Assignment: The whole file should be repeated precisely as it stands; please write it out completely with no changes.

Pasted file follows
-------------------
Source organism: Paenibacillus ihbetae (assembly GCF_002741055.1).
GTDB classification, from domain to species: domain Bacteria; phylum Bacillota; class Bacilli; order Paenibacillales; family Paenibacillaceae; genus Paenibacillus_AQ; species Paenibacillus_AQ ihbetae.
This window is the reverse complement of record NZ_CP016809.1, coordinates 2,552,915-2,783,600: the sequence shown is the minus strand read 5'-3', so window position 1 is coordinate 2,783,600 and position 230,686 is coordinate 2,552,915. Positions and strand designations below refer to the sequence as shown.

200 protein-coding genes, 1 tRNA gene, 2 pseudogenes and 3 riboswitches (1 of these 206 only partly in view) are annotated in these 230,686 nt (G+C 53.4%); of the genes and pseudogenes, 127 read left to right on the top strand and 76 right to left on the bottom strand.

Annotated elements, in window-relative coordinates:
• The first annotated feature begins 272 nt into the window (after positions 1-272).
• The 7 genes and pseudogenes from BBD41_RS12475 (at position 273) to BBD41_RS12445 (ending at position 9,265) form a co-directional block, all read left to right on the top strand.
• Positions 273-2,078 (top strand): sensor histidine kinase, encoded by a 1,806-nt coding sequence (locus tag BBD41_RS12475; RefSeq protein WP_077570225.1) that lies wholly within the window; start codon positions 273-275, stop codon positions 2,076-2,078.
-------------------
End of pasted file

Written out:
Source organism: Paenibacillus ihbetae (assembly GCF_002741055.1).
GTDB classification, from domain to species: domain Bacteria; phylum Bacillota; class Bacilli; order Paenibacillales; family Paenibacillaceae; genus Paenibacillus_AQ; species Paenibacillus_AQ ihbetae.
This window is the reverse complement of record NZ_CP016809.1, coordinates 2,552,915-2,783,600: the sequence shown is the minus strand read 5'-3', so window position 1 is coordinate 2,783,600 and position 230,686 is coordinate 2,552,915. Positions and strand designations below refer to the sequence as shown.

200 protein-coding genes, 1 tRNA gene, 2 pseudogenes and 3 riboswitches (1 of these 206 only partly in view) are annotated in these 230,686 nt (G+C 53.4%); of the genes and pseudogenes, 127 read left to right on the top strand and 76 right to left on the bottom strand.

Annotated elements, in window-relative coordinates:
• The first annotated feature begins 272 nt into the window (after positions 1-272).
• The 7 genes and pseudogenes from BBD41_RS12475 (at position 273) to BBD41_RS12445 (ending at position 9,265) form a co-directional block, all read left to right on the top strand.
• Positions 273-2,078 (top strand): sensor histidine kinase, encoded by a 1,806-nt coding sequence (locus tag BBD41_RS12475; RefSeq protein WP_077570225.1) that lies wholly within the window; start codon positions 273-275, stop codon positions 2,076-2,078.